Regarding the economic catastrophe in America and around the world — especially among the world's poor who are dependent upon America and other first-world countries for their income through exports and tourism — I wrote, "It is panic and hysteria, not the coronavirus, that created this catastrophe."
Unfortunately, I was right.
The world should have followed Sweden's example. That country never locked down and has even kept children under 16 in school the entire time. As Reuters reported on July 15, the number of Swedish children between 1 and 19 years of age who have died of COVID-19 is zero. And the percentage of children who contracted the illness was the exact same in Sweden as it was in Finland, which locked down its schools.
As regards teachers, Sweden's Public Health Agency reported that "a comparison of the incidence of COVID-19 in different professions suggested no increased risk for teachers." Nevertheless, with few exceptions, teachers in Los Angeles and elsewhere refuse to enter a classroom that has students in it. Their disdain for their profession has been superseded only by that of the Los Angeles teachers union, which announced that teachers will not resume teaching until the police are defunded.
People who defend lockdowns and closing schools point out that Sweden has the eighth-highest death rate per million in the Western world. But, needless to say, this has no bearing at all on the issue of whether Sweden was right to keep schools open or whether our country was wrong to close them, let alone keep them closed now. The overwhelming majority of deaths from COVID-19 in Sweden were among people over 70 years of age, and most of those were people over 80 and with compromised immune systems.
Reuters reported that three separate studies, including one by UNICEF, "showed that Swedish children fared better than children in other countries during the pandemic, both in terms of education and mental health."
For more than a month, Sweden has had almost no deaths from COVID-19 while the entire society remains open and almost no one wears masks. (In Holland, too, almost no one wears masks.) For all intents and purposes, the virus is over in Sweden.
I live in California, a state governed by that most dangerous of leaders: a fool with unlimited power. Despite the fact that California ranks 28th among the 50 states in deaths per million, Gov. Gavin Newsom has destroyed and continues to destroy tens of thousands of small businesses and untold numbers of livelihoods. His continuing to forbid — a half-year after the onset of the pandemic — indoor dining in restaurants is leading to a projected permanent closure of approximately 1 in every 3 restaurants in the state. The same catastrophic destruction will likely affect retail businesses and services such as hair and nail salons. But all this human tragedy — not to mention increased depression and suicides among the young and increased abuse of children and partners — means nothing to Newsom, to Los Angeles Mayor Eric Garcetti or to the Los Angeles Times, whose editors and columnists continue to advocate for the lockdown while they receive their salaries.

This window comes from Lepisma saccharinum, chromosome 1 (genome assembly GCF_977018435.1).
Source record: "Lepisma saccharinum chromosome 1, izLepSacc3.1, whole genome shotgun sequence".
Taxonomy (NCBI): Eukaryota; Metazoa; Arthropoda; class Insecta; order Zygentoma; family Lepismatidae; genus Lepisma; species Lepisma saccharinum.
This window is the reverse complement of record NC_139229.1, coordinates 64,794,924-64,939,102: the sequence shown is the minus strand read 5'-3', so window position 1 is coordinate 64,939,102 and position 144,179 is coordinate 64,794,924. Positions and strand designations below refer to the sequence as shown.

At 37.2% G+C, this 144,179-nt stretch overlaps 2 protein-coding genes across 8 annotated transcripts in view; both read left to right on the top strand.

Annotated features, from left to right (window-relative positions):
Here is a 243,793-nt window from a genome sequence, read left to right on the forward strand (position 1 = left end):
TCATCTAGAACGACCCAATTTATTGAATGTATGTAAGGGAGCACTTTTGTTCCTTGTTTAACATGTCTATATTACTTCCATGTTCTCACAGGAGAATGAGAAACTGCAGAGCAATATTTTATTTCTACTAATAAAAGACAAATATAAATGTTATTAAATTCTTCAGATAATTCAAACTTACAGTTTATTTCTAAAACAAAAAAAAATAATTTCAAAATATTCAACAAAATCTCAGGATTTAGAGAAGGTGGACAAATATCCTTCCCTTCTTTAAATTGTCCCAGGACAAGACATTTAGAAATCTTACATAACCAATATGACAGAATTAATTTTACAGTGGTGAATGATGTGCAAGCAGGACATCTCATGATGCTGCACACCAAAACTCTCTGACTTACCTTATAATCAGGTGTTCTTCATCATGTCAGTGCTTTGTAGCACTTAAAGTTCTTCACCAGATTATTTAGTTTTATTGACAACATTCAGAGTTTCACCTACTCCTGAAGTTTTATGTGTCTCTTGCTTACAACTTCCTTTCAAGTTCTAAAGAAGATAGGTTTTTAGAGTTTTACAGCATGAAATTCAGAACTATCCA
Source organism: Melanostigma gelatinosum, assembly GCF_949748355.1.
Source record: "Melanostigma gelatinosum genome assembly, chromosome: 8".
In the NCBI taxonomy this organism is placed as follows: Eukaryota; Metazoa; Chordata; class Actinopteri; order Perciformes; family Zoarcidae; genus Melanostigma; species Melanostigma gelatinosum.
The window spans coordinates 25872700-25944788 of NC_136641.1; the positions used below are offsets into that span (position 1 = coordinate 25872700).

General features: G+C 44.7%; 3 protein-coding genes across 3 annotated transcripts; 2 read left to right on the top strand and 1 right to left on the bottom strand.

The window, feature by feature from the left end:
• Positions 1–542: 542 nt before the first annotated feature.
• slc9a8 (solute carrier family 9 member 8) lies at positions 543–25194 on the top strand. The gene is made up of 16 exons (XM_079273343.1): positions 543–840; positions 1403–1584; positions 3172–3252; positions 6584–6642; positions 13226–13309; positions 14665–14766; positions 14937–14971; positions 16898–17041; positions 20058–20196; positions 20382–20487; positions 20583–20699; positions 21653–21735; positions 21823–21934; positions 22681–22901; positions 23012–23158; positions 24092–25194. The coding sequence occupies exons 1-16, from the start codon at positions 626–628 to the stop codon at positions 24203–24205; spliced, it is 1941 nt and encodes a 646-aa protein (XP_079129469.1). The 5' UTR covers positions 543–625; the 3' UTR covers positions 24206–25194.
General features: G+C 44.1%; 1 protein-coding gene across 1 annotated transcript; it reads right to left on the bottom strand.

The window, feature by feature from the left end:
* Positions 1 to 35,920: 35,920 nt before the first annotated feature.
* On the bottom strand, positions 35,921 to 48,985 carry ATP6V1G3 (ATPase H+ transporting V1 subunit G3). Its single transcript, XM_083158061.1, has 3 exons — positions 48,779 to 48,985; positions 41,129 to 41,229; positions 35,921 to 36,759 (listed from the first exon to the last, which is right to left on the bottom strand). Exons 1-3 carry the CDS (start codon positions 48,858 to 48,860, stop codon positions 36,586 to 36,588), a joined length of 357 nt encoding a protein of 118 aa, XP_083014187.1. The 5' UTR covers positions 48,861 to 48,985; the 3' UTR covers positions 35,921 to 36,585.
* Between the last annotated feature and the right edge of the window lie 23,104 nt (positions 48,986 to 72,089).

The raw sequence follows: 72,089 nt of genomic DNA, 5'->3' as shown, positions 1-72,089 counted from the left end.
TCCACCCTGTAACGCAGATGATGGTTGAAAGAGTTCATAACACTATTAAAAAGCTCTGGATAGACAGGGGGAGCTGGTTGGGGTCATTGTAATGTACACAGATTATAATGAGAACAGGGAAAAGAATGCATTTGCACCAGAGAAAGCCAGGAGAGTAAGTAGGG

Why can people eat with no mask in an airplane — inches, not six feet, from strangers — but cannot eat in a California restaurant, which is so much bigger than the inside of an airplane, while sitting six feet from others? Because Newsom ordered it, the Los Angeles Times supports it and, like sheep, Californians have accepted it.
According to the California Association of Museums, "Museums are losing over $22 million a day due to the statewide quarantine. As of August 1, 2020, California museums have lost more than $2.9 billion in revenue. Museums have a $6.55 billion financial impact on California's economy, support 80,722 jobs, and generated $492 million in tax revenues for the State of California in 2017 and over $1 billion in federal taxes."
And the American Alliance of Museums issued results from a survey on July 22, 2020, that warned 1 out of every 3 museums may shutter forever as funding sources and financial reserves run dry.
On Aug. 3, The Wall Street Journal wrote, "In March ... There was broad public support for the prudent goals of preventing hospitals from being overwhelmed and buying scientists time to develop therapies." But the left — the media and Democratic governors and mayors — immediately moved the goal posts to "bending the curve" and "saving one life," enabling them to get away with destroying lives and livelihoods.
I conclude with the words of a Swedish medical doctor, Sebastian Rushworth:
"Covid is over in Sweden. People have gone back to their normal lives and barely anyone is getting infected any more. I am willing to bet that the countries that have shut down completely will see rates spike when they open up. If that is the case, then there won't have been any point in shutting down in the first place ... Shutting down completely in order to decrease the total number of deaths only makes sense if you are willing to stay shut down until a vaccine is available. That could take years. No country is willing to wait that long."
The lockdown is a crime. But even more upsetting is that it is supported by so many Americans. This country is unrecognizable to those of us who lived through the 1968-1970 pandemic, which killed, according to the Centers for Disease Control and Prevention, approximately 100,000 Americans — the 2020 equivalent of 170,000 Americans. Nothing shut down. Not one mask was worn.